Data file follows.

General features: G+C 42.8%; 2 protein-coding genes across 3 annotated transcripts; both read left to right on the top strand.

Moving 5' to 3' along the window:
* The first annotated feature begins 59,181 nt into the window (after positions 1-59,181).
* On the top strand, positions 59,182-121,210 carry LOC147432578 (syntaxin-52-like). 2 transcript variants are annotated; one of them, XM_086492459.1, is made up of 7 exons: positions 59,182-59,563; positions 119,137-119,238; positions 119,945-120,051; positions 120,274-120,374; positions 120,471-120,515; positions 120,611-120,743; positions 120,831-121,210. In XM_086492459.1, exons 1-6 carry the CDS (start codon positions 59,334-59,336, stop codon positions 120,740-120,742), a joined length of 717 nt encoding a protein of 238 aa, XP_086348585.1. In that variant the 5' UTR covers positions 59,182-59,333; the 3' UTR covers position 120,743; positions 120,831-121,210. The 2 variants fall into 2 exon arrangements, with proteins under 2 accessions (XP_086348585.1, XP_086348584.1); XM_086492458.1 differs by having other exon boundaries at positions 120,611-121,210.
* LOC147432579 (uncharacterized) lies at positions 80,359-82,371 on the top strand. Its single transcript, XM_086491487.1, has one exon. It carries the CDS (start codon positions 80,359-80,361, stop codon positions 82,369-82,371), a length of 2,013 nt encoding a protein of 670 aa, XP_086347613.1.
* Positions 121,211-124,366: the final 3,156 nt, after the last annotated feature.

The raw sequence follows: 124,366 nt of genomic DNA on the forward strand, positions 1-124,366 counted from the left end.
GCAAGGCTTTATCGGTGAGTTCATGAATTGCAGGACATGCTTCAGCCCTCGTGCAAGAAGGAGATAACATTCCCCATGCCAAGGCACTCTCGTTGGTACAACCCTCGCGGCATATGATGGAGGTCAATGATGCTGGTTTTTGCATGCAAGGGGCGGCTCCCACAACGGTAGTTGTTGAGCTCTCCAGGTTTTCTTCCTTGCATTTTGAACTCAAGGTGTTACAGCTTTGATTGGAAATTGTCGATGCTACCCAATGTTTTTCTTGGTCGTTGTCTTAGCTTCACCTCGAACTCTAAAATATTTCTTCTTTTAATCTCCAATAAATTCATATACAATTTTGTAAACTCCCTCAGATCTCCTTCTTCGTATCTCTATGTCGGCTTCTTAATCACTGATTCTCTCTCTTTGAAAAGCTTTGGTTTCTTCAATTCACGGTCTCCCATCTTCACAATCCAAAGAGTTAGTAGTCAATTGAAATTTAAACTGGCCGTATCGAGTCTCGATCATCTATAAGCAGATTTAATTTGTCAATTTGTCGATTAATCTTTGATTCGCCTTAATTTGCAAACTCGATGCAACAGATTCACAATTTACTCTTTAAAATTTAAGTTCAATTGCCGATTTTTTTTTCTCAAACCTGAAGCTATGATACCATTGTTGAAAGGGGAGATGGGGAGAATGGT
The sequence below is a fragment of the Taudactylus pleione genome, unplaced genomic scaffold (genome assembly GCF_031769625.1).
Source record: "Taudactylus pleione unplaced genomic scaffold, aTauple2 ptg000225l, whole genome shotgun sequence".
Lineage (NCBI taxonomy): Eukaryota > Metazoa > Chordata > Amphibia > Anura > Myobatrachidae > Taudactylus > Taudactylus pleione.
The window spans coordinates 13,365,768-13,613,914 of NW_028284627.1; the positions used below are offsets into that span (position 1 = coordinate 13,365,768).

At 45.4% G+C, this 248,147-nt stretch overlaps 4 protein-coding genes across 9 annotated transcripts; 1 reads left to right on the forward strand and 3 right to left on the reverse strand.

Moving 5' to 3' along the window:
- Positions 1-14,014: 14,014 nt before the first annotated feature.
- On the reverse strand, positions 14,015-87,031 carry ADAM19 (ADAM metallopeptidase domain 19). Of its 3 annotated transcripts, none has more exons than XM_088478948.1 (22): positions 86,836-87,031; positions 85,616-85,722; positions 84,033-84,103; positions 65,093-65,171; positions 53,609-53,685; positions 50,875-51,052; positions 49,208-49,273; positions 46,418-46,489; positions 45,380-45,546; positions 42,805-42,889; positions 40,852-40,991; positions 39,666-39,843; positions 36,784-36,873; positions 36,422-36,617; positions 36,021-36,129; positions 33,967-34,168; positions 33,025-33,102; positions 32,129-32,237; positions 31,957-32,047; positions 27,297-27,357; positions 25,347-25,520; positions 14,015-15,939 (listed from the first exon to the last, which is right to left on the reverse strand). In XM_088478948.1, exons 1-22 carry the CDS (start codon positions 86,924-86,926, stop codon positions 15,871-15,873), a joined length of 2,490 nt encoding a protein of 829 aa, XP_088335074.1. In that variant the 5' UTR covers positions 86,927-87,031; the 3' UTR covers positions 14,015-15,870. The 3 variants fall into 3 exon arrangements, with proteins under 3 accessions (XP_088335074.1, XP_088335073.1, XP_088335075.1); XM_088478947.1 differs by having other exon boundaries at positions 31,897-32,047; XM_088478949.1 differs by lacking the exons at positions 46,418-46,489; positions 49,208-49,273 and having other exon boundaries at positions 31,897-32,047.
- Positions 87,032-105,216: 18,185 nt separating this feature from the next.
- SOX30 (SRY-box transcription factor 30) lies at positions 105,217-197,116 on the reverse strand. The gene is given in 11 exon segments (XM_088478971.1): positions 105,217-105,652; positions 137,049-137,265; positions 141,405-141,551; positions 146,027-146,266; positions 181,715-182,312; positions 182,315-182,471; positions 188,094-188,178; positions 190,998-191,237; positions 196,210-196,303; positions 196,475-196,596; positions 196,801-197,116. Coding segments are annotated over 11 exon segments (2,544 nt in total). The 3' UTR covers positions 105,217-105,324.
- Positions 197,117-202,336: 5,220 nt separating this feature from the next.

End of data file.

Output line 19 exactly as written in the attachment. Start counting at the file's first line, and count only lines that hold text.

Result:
- Positions 197,117-202,336: 5,220 nt separating this feature from the next.